Full disclosure: I'm not a mom. So what makes me think I can share tips that help moms de-stress and come back to calm? Because stress is universal and the tips that help it are, too. I've taught stress busters to corporate execs, academics, students and working moms. I've dealt with the Vata dosha--my dominant constitution according to the ancient holisitic Indian medical system--tendency towards anxiety and panic attacks. And maybe I feel a teensy bit experienced, what with spending oodles of time with my one-year-old niece and giving tips to my sister, a working mom, and my own mom--above, who actually is pretty darn chilled out most of the time.
So much of stress relief is about becoming aware of and re-programming our auto-response. Preventative action is also key.
So here goes:
1. Developing body awareness. Simple practices like bringing our attention and intention to our breath, or our wiggling toes, our nose or our stretching hands can help us drop away from the worrying thougths and find distance and space between our essential selves and our mind. Okay, I gotta say it: a yoga practice is a huge help here.
2. Developing mind awareness. What was that thought? And the next one? Ever noticed how many we have in one minute? Some yogis say hundreds. We have the power to choose our thoughts--and we do, though most of the time we do it unconcsiously. Who decides that the worrying, planning, and rehashing is more important than being here now, at ease in the present moment? We do. And we can change that. Acknowledging that all thoughts are just thoughts, no matter how important they may seem at the time, is a big first step.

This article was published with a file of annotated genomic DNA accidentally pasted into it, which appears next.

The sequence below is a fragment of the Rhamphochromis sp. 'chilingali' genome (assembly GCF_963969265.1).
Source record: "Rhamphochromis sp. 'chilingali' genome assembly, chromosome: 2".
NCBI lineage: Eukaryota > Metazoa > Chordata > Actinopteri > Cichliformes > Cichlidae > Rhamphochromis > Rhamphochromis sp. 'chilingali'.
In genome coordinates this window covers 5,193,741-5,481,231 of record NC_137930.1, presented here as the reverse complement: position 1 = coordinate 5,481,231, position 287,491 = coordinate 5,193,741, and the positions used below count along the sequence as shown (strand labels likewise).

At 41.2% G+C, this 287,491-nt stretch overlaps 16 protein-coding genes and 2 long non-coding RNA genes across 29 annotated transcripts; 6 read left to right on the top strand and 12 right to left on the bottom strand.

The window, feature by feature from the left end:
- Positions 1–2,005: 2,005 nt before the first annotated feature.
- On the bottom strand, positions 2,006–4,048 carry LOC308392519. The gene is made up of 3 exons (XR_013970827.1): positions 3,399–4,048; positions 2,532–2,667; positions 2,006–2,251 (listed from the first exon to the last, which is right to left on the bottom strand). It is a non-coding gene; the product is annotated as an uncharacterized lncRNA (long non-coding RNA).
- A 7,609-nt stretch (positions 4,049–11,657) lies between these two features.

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3. Developing breath awareness. Inhale. Exhale. We do this millions of times a day. The incredible thing about our breath is that it can be one of our most powerful stress busting tools and we have it with as all the time. When we inhale and exhale deeply and slowly--say to a count of four on each inhale and exhale with a pause at either end--we activate the calming systems in our nervous system, helping our 'rest and digest' parasympathetic nervous system take over when our 'act and react' sympathetic nervous system is overacting.
4. Developing self acceptance. This is the most powerful take-away I've gotten from reading up on Buddhism--so far. As Pema Chodron says, all the junky, yucky stuff we feel embarassed or ashamed of--like feeling we just need a break from our baby or our kids, or angry at our partner for not intuiting what we need and diving in to help, or short-tempered because we're exhausted--is all fuel for self-acceptance and acceptance of others. And the more the better! Because these thoughts and reactions give us a opportunity to pause and reflect, to sit with the discomfort, to just be with it without labelling it as bad and trying to shove it down or run away from it. We all have this stuff. And it's okay. It means we're human. And practicing just sitting with it, without labelling it, means we'll become more compassionate to ourselves, to others, to our kids, our families, and world.
5. Letting go of stress. The very best thing for stress relief, in my experience and in that of many yoga teachers, naturopaths, M.Ds and more, is exercise. Exercise helps to burn off the stress hormones cortisol and adrenaline. It helps us to get out of our heads and into our bodies. Dance. Ride a bike. Power walk to work. Do jumping jacks in your living room. Hit the yoga mat. Love it. You deserve it.
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